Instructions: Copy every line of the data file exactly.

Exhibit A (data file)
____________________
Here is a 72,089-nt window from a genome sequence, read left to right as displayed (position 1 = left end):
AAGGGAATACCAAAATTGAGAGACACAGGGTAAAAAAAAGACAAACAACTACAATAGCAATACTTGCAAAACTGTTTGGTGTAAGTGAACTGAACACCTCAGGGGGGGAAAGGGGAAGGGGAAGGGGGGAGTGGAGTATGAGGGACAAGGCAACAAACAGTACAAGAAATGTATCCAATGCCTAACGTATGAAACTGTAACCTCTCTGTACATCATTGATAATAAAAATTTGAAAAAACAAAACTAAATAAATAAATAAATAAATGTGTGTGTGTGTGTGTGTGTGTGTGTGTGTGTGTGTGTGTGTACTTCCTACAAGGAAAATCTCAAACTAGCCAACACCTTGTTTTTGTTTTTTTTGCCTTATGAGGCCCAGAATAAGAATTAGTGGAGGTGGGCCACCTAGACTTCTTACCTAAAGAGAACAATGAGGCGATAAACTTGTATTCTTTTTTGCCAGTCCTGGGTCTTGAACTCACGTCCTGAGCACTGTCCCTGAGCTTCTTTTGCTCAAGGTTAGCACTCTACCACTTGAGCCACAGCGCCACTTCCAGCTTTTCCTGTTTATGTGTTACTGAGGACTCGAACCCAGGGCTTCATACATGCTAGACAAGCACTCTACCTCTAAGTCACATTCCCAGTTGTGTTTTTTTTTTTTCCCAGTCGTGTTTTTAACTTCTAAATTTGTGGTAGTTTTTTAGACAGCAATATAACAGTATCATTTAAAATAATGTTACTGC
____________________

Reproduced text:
Here is a 72,089-nt window from a genome sequence, read left to right as displayed (position 1 = left end):
AAGGGAATACCAAAATTGAGAGACACAGGGTAAAAAAAAGACAAACAACTACAATAGCAATACTTGCAAAACTGTTTGGTGTAAGTGAACTGAACACCTCAGGGGGGGAAAGGGGAAGGGGAAGGGGGGAGTGGAGTATGAGGGACAAGGCAACAAACAGTACAAGAAATGTATCCAATGCCTAACGTATGAAACTGTAACCTCTCTGTACATCATTGATAATAAAAATTTGAAAAAACAAAACTAAATAAATAAATAAATAAATGTGTGTGTGTGTGTGTGTGTGTGTGTGTGTGTGTGTGTGTGTACTTCCTACAAGGAAAATCTCAAACTAGCCAACACCTTGTTTTTGTTTTTTTTGCCTTATGAGGCCCAGAATAAGAATTAGTGGAGGTGGGCCACCTAGACTTCTTACCTAAAGAGAACAATGAGGCGATAAACTTGTATTCTTTTTTGCCAGTCCTGGGTCTTGAACTCACGTCCTGAGCACTGTCCCTGAGCTTCTTTTGCTCAAGGTTAGCACTCTACCACTTGAGCCACAGCGCCACTTCCAGCTTTTCCTGTTTATGTGTTACTGAGGACTCGAACCCAGGGCTTCATACATGCTAGACAAGCACTCTACCTCTAAGTCACATTCCCAGTTGTGTTTTTTTTTTTTCCCAGTCGTGTTTTTAACTTCTAAATTTGTGGTAGTTTTTTAGACAGCAATATAACAGTATCATTTAAAATAATGTTACTGC